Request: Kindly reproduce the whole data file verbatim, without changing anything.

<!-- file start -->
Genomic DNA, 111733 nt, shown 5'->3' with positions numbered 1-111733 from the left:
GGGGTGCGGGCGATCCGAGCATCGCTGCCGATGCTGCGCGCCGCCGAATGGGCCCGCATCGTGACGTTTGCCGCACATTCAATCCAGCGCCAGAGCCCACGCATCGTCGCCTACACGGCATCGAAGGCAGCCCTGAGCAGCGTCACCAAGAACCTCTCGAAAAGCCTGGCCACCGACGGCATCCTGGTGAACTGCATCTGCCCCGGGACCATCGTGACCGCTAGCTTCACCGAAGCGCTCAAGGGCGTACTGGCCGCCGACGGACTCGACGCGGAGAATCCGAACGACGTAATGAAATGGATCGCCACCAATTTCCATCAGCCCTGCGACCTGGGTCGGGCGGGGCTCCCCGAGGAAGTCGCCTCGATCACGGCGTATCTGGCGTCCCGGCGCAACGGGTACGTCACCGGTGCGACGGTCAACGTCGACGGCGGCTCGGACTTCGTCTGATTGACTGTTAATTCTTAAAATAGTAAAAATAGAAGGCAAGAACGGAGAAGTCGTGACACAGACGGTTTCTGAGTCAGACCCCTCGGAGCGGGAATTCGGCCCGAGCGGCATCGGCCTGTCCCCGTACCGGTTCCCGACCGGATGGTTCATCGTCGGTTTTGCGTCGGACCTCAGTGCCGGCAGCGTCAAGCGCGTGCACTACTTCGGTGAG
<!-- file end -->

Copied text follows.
Genomic DNA, 111733 nt, shown 5'->3' with positions numbered 1-111733 from the left:
GGGGTGCGGGCGATCCGAGCATCGCTGCCGATGCTGCGCGCCGCCGAATGGGCCCGCATCGTGACGTTTGCCGCACATTCAATCCAGCGCCAGAGCCCACGCATCGTCGCCTACACGGCATCGAAGGCAGCCCTGAGCAGCGTCACCAAGAACCTCTCGAAAAGCCTGGCCACCGACGGCATCCTGGTGAACTGCATCTGCCCCGGGACCATCGTGACCGCTAGCTTCACCGAAGCGCTCAAGGGCGTACTGGCCGCCGACGGACTCGACGCGGAGAATCCGAACGACGTAATGAAATGGATCGCCACCAATTTCCATCAGCCCTGCGACCTGGGTCGGGCGGGGCTCCCCGAGGAAGTCGCCTCGATCACGGCGTATCTGGCGTCCCGGCGCAACGGGTACGTCACCGGTGCGACGGTCAACGTCGACGGCGGCTCGGACTTCGTCTGATTGACTGTTAATTCTTAAAATAGTAAAAATAGAAGGCAAGAACGGAGAAGTCGTGACACAGACGGTTTCTGAGTCAGACCCCTCGGAGCGGGAATTCGGCCCGAGCGGCATCGGCCTGTCCCCGTACCGGTTCCCGACCGGATGGTTCATCGTCGGTTTTGCGTCGGACCTCAGTGCCGGCAGCGTCAAGCGCGTGCACTACTTCGGTGAG